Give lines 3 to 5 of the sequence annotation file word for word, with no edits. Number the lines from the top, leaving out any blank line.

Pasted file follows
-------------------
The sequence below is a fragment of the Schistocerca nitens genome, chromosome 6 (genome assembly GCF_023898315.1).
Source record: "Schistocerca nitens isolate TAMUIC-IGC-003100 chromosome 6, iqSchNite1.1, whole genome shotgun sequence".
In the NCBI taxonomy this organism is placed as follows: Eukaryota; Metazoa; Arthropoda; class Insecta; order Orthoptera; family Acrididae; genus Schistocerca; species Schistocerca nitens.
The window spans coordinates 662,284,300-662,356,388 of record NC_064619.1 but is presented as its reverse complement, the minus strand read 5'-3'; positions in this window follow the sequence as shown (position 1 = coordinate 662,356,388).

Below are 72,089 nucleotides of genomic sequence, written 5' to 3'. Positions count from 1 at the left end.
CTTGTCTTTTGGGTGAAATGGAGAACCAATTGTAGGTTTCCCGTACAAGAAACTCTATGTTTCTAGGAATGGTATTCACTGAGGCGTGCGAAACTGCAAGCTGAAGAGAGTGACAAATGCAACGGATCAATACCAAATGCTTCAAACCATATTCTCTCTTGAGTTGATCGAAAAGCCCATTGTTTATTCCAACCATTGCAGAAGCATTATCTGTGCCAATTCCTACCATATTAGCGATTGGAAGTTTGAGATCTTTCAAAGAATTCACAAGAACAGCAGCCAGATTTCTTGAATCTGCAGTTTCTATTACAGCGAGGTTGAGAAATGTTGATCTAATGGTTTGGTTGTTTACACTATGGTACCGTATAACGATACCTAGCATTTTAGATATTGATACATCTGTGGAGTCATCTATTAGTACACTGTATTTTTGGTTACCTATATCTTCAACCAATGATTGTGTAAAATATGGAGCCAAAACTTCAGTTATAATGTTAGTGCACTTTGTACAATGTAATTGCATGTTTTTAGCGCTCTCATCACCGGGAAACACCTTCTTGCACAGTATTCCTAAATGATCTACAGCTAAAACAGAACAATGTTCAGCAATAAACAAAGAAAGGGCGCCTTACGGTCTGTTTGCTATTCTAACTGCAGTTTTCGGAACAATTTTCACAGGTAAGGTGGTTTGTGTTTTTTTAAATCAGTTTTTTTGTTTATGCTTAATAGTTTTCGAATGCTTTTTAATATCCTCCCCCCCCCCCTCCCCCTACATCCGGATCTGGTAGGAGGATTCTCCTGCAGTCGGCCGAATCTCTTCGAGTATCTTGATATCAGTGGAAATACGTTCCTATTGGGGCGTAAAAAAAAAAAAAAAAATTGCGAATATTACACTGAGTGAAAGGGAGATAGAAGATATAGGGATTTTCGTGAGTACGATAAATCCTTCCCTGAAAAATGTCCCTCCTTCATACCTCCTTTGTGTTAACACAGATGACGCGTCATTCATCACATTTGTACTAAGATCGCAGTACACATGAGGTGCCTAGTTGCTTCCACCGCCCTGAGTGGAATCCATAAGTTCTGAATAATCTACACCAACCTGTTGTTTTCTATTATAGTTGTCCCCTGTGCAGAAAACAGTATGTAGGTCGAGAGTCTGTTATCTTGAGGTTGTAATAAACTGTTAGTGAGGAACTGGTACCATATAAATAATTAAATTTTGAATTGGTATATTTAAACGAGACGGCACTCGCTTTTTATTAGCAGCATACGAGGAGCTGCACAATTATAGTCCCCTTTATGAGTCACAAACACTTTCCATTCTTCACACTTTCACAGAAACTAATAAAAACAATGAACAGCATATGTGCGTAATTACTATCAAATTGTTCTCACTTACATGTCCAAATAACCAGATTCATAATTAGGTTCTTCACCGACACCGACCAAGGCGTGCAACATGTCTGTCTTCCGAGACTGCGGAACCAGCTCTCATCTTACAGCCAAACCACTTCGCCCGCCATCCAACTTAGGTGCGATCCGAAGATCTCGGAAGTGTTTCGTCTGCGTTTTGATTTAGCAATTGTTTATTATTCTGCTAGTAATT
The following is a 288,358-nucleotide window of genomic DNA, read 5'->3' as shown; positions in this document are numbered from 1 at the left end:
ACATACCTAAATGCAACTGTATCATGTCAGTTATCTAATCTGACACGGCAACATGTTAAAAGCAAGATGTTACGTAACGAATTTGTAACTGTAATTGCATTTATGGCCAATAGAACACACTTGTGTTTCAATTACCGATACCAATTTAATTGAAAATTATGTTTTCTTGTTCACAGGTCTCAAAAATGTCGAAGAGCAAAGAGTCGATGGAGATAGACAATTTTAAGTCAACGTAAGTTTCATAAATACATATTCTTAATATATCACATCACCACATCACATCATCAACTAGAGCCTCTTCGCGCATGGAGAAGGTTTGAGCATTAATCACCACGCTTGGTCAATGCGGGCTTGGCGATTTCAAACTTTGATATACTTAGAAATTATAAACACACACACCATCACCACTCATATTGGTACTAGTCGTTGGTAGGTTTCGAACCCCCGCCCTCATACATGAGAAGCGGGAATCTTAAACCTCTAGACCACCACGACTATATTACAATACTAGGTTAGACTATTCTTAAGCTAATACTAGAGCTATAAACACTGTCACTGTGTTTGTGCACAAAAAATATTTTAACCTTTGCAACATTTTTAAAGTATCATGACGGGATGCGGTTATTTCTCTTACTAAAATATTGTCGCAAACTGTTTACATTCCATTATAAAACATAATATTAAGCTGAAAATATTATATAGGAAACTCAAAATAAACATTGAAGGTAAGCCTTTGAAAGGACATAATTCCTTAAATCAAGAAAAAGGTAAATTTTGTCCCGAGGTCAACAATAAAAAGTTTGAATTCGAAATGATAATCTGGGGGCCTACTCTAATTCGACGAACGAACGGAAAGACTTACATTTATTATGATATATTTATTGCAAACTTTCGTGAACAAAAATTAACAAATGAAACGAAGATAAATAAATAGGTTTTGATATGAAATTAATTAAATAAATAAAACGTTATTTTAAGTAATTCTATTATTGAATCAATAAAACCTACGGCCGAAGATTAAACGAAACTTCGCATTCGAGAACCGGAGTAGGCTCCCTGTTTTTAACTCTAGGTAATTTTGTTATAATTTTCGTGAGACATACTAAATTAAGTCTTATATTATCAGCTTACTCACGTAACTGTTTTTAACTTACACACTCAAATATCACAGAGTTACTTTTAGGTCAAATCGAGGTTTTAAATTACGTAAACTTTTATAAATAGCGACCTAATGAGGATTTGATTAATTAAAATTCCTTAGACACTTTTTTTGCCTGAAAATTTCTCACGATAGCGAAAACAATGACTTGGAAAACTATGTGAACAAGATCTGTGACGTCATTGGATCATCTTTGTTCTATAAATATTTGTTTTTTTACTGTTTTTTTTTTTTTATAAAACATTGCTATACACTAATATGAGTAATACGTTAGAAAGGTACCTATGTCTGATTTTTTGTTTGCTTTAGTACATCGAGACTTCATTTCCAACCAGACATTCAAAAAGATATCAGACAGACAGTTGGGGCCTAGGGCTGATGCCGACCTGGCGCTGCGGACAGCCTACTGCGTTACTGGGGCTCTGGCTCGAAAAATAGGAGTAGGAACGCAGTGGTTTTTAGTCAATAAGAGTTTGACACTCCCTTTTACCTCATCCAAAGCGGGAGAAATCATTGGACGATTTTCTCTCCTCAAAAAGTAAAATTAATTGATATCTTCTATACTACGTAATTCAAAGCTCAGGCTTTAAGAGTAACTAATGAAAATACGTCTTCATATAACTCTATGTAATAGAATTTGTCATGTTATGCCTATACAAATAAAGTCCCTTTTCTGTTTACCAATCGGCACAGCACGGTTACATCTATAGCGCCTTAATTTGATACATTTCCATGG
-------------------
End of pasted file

In the NCBI taxonomy this organism is placed as follows: Eukaryota; Metazoa; Arthropoda; class Insecta; order Orthoptera; family Acrididae; genus Schistocerca; species Schistocerca nitens.
The window spans coordinates 662,284,300-662,356,388 of record NC_064619.1 but is presented as its reverse complement, the minus strand read 5'-3'; positions in this window follow the sequence as shown (position 1 = coordinate 662,356,388).

Below are 72,089 nucleotides of genomic sequence, written 5' to 3'. Positions count from 1 at the left end.